I wrote on the 7″ “Dirty Apple” from Johnny Hammond Smith a while back and have always picked up what I could from this great artist while in the field. His “Shifting Gears” side has been highlighted on Ultimate Breaks and Beats (making it an instant diggers delight) and in mixes by tons of DJs, most notably to come to mind is Z-Trip. “Shifting Gears” is definitely the jam, but today I wanted to jump on a cover he did of Aretha Franklin’s “Rock Steady” from the CTI record of the same name from 1971.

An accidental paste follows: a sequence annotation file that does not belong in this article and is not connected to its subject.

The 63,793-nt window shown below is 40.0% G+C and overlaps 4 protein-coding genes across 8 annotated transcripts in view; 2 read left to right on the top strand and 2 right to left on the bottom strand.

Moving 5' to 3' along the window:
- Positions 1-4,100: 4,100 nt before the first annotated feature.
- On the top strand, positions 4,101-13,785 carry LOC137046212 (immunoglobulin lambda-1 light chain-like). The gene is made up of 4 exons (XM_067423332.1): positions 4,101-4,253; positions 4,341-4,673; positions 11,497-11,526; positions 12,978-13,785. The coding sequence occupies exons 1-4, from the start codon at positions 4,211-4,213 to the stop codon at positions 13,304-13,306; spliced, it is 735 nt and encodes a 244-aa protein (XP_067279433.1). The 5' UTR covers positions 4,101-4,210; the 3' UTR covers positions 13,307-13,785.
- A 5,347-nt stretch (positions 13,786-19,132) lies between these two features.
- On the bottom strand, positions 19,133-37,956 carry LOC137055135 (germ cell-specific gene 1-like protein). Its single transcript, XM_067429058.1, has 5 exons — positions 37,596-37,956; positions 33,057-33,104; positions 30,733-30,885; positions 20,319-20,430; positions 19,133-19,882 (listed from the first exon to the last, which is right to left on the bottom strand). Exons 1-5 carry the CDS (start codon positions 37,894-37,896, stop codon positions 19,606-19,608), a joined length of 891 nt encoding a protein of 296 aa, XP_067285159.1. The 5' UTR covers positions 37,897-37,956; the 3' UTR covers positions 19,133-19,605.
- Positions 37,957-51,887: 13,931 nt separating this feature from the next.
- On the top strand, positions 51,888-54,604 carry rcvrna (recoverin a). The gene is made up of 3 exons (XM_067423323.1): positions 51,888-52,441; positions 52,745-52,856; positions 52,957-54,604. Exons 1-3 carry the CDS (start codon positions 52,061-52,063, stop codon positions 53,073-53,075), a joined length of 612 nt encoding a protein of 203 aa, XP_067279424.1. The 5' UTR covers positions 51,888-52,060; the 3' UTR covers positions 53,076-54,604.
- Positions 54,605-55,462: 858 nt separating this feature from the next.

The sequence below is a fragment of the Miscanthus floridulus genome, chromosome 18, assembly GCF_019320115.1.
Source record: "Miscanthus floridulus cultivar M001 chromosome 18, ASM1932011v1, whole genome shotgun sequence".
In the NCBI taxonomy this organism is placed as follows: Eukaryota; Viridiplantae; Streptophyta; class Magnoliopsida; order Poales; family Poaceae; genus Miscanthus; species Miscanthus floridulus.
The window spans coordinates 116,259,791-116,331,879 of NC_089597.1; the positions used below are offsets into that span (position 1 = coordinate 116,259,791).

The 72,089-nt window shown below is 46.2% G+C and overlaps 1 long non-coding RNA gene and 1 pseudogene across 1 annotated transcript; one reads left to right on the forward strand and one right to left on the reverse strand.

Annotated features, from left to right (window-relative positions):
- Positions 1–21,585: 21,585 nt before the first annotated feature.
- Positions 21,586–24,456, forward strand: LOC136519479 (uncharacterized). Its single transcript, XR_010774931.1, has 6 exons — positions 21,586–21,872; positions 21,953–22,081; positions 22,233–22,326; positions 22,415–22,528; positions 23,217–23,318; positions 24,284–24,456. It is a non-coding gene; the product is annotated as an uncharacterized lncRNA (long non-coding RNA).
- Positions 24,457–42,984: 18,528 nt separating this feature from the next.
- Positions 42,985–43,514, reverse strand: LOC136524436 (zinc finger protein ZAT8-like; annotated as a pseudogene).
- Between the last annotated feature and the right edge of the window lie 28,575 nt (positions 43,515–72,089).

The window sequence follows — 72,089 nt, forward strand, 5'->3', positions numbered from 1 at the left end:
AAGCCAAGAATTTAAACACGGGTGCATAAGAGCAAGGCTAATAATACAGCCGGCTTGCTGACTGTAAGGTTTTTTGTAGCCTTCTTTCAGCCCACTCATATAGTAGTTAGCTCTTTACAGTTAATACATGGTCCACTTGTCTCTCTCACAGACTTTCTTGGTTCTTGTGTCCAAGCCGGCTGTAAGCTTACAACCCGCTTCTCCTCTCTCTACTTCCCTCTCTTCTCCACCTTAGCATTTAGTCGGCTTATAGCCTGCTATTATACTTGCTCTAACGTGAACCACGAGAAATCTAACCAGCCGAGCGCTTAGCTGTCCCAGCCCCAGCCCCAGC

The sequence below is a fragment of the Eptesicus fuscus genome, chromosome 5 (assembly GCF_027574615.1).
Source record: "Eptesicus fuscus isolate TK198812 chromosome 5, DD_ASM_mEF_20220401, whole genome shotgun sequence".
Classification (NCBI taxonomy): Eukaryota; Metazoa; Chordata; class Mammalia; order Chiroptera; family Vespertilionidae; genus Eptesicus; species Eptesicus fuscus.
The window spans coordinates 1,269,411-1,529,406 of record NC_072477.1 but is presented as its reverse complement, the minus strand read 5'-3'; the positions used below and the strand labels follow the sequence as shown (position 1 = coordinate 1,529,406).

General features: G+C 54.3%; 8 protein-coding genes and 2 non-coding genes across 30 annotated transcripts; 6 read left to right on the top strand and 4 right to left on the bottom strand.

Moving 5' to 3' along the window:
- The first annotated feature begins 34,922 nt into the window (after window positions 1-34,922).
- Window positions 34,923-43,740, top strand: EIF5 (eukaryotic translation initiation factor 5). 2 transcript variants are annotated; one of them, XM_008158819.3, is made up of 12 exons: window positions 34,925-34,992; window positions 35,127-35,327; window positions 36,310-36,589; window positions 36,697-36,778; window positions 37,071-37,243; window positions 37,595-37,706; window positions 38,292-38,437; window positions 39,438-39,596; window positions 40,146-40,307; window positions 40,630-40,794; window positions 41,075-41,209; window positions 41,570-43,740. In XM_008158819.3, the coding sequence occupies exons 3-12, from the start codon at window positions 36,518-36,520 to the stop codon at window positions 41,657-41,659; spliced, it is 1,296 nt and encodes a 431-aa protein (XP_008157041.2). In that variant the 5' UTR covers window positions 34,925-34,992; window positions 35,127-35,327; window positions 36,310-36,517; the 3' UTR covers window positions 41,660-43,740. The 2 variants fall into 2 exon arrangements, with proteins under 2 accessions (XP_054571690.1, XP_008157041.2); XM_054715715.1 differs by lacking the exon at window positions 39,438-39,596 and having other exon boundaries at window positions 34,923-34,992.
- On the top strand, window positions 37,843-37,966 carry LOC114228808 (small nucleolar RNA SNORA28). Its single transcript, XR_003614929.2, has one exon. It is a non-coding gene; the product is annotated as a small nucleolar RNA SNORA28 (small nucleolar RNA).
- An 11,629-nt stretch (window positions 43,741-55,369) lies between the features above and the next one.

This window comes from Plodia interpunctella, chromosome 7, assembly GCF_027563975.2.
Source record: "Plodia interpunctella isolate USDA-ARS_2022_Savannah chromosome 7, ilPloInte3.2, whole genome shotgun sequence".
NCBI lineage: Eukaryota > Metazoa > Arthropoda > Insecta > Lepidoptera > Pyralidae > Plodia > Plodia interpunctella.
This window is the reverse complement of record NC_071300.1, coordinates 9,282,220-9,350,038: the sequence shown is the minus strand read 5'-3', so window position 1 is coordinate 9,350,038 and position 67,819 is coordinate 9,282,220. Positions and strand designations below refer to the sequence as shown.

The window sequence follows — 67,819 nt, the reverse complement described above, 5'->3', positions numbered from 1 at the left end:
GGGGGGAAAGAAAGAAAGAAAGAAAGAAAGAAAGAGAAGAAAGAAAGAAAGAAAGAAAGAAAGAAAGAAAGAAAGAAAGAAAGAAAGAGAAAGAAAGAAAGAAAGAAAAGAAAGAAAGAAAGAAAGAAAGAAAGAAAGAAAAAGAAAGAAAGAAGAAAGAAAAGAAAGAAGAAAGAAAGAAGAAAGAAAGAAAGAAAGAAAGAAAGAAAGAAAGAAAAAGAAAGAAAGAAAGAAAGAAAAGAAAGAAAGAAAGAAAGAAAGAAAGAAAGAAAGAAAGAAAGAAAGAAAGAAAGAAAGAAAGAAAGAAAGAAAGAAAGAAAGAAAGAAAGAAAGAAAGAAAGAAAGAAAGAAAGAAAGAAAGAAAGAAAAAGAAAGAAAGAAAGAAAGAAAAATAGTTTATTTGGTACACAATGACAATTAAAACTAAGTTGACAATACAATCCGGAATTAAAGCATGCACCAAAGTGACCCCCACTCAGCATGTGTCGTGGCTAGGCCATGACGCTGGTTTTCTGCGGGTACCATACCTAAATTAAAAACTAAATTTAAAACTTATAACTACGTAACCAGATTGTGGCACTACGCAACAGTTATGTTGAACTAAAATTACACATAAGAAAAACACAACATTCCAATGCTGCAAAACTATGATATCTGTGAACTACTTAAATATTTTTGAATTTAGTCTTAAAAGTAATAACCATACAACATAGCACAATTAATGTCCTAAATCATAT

Johnny Hammond was the first artist released on Kudu records. His LP Breakout was the first record to introduce the CTI sister label specializing in Soul Jazz. He was label mates with some of the great artists on the roster such as Grover Washington, Jr., Hank Crawford, Esther Phillips, and Idris Muhammad among others. Hammond’s output on this label for Creed Taylor lasted for four records. These releases helped strengthen the genre known as Soul Jazz (the entire reason the label was founded), but as Hammond got in with the Mizell Brothers to release Gambler’s Life and Gears in ’74 and ’75 respectively, he seemed to take a cue from the brothers: make it funky son. Not that he wasn’t one funky mofo already, as you can hear on this track. He enlisted the help of some great musicians, particularly one Bernard aka Pretty Purdie on drums, lead guitar by Eric Gale (who’s playing rhythm guitar: George Benson or Melvin Sparks?), Ron Carter on Bass, Grover Washington, Jr. on sax, and of course Hammond on the organ and electric piano. Johnny and company’s funky take on the Aretha classic is a monster. I like how the break from the original is opened up even further by Purdie and then the tune just goes into overdrive. The strings added to the end are a nice touch, but Pretty Purdie goes at it again with some mean drumming to finish it out. This is how I like my Soul Jazz: funky and rock solid.